About the Author.
JULIE KAGAWA is the New York Times, USA TODAY and internationally bestselling author of The Iron Fey, Blood of Eden, The Talon Saga and the Shadow of the Fox series. Born in Sacramento, she has been a bookseller and an animal trainer and enjoys reading, painting, playing in her garden and training in martial arts. She lives in North Carolina with her husband and a plethora of pets. Follow her on Facebook, Twitter and Instagram.
Author website: http://juliekagawa.com/
About the Book.
Wicked faeries and fantastic danger… Welcome to book one of the new trilogy in New York Times bestselling author Julie Kagawa’s Iron Fey fantasy series, as infamous prankster Puck finally has a chance to tell his story and stand with allies new and old to save Faery and the world.
“YOU MAY HAVE HEARD OF ME…”
Robin Goodfellow. Puck. Prankster, joker, raven, fool… King Oberon’s right-hand jester from A Midsummer Night’s Dream. The legends are many, but the truth will now be known as never before, as Puck finally tells his own story and faces a threat to the lands of Faery and the human world unlike any before.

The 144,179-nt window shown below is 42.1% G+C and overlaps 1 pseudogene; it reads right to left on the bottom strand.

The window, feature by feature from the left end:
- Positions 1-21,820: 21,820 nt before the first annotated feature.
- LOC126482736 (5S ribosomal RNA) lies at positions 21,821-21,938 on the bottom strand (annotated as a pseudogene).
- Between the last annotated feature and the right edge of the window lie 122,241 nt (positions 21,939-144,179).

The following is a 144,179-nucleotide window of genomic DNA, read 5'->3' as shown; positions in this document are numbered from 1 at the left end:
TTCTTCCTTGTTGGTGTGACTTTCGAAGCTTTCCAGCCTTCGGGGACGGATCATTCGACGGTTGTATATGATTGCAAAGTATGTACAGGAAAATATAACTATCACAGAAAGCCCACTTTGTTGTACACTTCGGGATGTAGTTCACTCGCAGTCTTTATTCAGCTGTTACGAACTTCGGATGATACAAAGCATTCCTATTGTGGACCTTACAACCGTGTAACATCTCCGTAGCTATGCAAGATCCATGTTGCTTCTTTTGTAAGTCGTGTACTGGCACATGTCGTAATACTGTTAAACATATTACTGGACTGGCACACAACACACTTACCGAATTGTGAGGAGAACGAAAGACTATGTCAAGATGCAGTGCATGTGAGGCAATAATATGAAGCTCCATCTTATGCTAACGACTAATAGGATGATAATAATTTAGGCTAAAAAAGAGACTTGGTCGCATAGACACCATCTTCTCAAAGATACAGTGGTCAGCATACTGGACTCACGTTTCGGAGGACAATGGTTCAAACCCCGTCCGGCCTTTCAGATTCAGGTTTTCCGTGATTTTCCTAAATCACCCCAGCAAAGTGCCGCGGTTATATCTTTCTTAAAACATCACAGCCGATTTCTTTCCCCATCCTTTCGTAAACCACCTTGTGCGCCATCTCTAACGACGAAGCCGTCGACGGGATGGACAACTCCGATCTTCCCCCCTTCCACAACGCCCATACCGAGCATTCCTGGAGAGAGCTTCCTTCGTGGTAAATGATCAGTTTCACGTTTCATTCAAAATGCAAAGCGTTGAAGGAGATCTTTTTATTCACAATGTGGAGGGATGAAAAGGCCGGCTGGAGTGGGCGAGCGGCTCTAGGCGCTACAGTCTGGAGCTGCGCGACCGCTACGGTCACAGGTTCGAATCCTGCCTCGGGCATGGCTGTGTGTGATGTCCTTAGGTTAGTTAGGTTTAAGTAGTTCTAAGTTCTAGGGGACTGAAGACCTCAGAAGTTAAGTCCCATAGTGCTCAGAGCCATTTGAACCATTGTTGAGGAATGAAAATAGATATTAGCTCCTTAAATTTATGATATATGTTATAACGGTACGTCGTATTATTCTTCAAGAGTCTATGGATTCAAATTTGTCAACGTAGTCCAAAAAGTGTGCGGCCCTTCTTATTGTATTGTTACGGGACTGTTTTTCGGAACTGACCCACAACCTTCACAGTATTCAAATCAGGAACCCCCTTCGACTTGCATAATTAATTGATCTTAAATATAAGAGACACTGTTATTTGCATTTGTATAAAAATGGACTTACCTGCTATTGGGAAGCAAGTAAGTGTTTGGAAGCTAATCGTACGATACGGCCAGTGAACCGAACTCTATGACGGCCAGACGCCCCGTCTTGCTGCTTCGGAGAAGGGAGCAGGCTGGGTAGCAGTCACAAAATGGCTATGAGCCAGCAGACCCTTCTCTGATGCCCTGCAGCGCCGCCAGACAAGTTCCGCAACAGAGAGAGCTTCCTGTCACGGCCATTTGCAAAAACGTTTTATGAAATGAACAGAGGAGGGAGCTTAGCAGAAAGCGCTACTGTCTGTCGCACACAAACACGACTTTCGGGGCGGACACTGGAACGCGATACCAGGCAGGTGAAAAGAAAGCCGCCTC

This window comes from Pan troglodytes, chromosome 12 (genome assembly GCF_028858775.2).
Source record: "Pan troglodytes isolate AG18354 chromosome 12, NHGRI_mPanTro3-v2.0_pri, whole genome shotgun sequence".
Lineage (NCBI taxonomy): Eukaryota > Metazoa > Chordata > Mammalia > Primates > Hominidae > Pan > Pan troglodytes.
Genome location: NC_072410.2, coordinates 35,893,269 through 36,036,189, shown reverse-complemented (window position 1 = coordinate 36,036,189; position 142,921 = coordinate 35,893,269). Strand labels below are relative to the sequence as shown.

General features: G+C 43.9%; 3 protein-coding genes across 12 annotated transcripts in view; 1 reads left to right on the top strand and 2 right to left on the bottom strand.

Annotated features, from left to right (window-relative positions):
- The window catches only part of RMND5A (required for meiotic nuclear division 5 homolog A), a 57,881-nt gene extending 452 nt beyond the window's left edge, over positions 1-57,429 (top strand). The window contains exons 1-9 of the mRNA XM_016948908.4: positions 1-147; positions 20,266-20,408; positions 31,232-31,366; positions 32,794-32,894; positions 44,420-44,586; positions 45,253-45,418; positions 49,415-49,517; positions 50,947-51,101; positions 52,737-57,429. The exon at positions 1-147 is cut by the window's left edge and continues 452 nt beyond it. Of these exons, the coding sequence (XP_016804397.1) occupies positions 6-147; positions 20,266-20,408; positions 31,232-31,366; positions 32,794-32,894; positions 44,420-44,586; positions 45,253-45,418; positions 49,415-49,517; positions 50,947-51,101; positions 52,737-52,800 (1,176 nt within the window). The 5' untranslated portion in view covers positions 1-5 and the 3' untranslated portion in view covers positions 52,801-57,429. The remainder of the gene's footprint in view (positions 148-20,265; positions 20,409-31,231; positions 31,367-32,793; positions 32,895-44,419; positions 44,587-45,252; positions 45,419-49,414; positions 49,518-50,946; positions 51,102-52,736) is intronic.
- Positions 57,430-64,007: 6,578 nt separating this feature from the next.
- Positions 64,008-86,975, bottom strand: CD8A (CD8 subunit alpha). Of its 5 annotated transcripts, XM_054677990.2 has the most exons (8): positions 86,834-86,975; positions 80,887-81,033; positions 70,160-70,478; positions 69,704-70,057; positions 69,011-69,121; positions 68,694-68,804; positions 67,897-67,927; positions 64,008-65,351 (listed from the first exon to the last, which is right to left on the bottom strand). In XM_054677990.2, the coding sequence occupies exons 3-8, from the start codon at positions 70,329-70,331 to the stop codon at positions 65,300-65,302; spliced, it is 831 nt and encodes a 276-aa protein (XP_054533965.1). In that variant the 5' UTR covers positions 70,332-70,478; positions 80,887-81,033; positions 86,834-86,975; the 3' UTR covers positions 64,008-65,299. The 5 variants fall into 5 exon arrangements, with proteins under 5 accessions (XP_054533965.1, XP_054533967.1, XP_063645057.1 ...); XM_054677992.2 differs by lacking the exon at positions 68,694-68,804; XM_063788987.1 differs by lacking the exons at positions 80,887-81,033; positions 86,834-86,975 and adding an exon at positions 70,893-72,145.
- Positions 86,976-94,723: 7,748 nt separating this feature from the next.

With the Iron Queen Meghan Chase and her prince consort, Puck’s longtime rival Ash, and allies old and new by his side, Puck begins a fantastical and dangerous adventure not to be missed or forgotten. Filled with myths and faery lore, romance and unfathomable dangers, The Iron Raven is book one of a new epic fantasy trilogy set in the world of The Iron Fey.
Big thank you to the publisher Inkyard press for providing me a free copy of the book for review. I can confirm that all thoughts and opinions are my own.
I LOVE JULIE KAGAWA! That’s it, that’s my review!
Only kidding, but I do in fact love her. If you’ve been following me for a while you will know that I adored her Shadow of the Fox series, so when I got the chance to read and review this for a blog tour I jumped at the chance. Although this isn’t as steeped in Mythology, and it a little more lighthearted than her other series I still fell in love with the story and characters.